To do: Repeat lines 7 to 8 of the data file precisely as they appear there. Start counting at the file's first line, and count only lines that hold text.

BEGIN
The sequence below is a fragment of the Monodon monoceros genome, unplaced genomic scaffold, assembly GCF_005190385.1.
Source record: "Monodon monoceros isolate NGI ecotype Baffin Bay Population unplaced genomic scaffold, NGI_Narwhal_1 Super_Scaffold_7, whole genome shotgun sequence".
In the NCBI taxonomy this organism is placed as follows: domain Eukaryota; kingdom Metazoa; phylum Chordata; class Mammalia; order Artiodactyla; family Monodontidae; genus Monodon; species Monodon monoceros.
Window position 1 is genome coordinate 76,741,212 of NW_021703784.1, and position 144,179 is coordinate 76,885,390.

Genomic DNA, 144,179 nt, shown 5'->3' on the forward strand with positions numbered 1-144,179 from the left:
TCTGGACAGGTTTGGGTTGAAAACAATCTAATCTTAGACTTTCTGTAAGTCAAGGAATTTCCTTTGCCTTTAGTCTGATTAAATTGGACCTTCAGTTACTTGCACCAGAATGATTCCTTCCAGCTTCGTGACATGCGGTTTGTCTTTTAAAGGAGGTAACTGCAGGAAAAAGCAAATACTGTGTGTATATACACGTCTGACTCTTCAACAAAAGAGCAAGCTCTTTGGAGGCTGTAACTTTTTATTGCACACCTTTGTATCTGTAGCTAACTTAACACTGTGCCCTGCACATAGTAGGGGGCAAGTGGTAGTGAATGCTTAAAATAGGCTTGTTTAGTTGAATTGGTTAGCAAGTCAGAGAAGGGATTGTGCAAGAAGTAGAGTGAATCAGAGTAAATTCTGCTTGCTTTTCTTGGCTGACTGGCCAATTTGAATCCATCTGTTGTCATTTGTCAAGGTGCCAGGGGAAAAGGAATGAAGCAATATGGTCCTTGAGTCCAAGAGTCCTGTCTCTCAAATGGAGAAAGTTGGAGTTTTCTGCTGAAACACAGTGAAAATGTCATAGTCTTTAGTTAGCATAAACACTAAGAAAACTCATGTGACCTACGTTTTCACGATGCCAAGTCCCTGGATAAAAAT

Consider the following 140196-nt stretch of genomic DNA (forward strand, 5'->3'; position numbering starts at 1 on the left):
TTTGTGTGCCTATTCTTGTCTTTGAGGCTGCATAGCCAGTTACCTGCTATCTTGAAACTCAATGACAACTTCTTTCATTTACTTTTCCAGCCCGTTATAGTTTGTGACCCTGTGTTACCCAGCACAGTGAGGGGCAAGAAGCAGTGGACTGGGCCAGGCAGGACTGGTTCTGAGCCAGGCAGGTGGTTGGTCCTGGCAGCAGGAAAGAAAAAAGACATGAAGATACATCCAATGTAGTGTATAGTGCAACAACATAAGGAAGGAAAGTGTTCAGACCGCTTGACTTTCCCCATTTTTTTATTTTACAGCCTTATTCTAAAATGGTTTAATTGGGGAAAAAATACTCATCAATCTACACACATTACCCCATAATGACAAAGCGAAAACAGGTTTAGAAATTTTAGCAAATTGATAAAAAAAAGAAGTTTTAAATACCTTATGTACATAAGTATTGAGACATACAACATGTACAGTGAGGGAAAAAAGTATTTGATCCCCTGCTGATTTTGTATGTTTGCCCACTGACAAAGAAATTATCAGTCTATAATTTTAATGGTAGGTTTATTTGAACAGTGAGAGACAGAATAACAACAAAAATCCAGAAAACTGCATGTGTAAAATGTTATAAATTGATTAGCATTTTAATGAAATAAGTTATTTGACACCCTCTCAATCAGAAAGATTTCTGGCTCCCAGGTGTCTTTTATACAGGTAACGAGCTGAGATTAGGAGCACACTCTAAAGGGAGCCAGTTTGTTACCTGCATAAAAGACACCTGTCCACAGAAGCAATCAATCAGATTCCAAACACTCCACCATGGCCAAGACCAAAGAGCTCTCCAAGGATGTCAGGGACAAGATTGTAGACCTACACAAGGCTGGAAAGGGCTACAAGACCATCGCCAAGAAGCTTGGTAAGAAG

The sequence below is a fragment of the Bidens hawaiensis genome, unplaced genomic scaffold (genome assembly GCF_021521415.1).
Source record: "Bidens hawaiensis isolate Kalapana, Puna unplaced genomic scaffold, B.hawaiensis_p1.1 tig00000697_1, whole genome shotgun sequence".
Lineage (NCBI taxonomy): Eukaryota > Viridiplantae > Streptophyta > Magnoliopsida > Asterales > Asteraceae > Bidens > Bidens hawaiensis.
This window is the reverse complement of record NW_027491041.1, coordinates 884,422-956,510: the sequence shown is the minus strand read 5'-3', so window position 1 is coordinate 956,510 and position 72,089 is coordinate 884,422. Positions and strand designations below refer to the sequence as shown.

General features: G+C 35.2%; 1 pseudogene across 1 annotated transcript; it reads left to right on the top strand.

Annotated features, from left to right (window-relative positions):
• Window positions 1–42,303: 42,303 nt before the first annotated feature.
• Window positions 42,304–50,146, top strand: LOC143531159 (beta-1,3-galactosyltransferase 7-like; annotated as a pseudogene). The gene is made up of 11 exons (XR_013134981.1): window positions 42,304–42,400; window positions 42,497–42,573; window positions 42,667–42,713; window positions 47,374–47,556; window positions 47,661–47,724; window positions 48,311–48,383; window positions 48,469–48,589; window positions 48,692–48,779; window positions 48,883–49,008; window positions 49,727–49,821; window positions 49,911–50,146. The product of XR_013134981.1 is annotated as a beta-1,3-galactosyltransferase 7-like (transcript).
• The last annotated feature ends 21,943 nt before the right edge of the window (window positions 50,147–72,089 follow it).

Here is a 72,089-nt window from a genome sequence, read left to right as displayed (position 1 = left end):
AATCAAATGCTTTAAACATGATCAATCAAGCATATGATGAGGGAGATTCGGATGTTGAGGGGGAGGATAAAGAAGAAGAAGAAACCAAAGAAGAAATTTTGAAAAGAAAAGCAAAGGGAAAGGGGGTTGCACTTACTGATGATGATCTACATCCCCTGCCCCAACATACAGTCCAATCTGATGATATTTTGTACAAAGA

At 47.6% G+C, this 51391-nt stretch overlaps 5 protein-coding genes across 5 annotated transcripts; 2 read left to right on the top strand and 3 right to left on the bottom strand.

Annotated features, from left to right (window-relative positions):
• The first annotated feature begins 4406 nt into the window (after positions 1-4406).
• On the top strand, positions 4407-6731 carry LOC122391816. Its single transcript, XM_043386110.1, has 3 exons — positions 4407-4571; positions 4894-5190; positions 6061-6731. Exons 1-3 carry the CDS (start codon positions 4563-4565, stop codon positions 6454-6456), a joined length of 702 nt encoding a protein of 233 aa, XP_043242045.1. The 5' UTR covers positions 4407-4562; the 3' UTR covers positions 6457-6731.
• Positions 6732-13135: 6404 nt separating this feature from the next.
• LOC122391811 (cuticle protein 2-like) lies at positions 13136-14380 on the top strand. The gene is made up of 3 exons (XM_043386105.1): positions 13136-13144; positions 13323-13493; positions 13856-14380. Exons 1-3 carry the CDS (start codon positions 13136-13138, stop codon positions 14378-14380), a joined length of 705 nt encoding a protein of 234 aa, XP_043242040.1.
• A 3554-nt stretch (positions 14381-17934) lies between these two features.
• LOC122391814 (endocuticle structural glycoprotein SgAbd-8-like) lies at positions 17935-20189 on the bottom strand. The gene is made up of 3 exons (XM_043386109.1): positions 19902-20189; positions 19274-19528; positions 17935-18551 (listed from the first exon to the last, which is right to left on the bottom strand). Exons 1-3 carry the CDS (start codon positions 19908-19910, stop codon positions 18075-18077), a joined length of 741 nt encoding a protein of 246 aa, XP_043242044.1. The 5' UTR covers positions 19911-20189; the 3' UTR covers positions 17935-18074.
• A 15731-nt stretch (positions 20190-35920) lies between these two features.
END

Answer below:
Consider the following 140196-nt stretch of genomic DNA (forward strand, 5'->3'; position numbering starts at 1 on the left):
TTTGTGTGCCTATTCTTGTCTTTGAGGCTGCATAGCCAGTTACCTGCTATCTTGAAACTCAATGACAACTTCTTTCATTTACTTTTCCAGCCCGTTATAGTTTGTGACCCTGTGTTACCCAGCACAGTGAGGGGCAAGAAGCAGTGGACTGGGCCAGGCAGGACTGGTTCTGAGCCAGGCAGGTGGTTGGTCCTGGCAGCAGGAAAGAAAAAAGACATGAAGATACATCCAATGTAGTGTATAGTGCAACAACATAAGGAAGGAAAGTGTTCAGACCGCTTGACTTTCCCCATTTTTTTATTTTACAGCCTTATTCTAAAATGGTTTAATTGGGGAAAAAATACTCATCAATCTACACACATTACCCCATAATGACAAAGCGAAAACAGGTTTAGAAATTTTAGCAAATTGATAAAAAAAAGAAGTTTTAAATACCTTATGTACATAAGTATTGAGACATACAACATGTACAGTGAGGGAAAAAAGTATTTGATCCCCTGCTGATTTTGTATGTTTGCCCACTGACAAAGAAATTATCAGTCTATAATTTTAATGGTAGGTTTATTTGAACAGTGAGAGACAGAATAACAACAAAAATCCAGAAAACTGCATGTGTAAAATGTTATAAATTGATTAGCATTTTAATGAAATAAGTTATTTGACACCCTCTCAATCAGAAAGATTTCTGGCTCCCAGGTGTCTTTTATACAGGTAACGAGCTGAGATTAGGAGCACACTCTAAAGGGAGCCAGTTTGTTACCTGCATAAAAGACACCTGTCCACAGAAGCAATCAATCAGATTCCAAACACTCCACCATGGCCAAGACCAAAGAGCTCTCCAAGGATGTCAGGGACAAGATTGTAGACCTACACAAGGCTGGAAAGGGCTACAAGACCATCGCCAAGAAGCTTGGTAAGAAG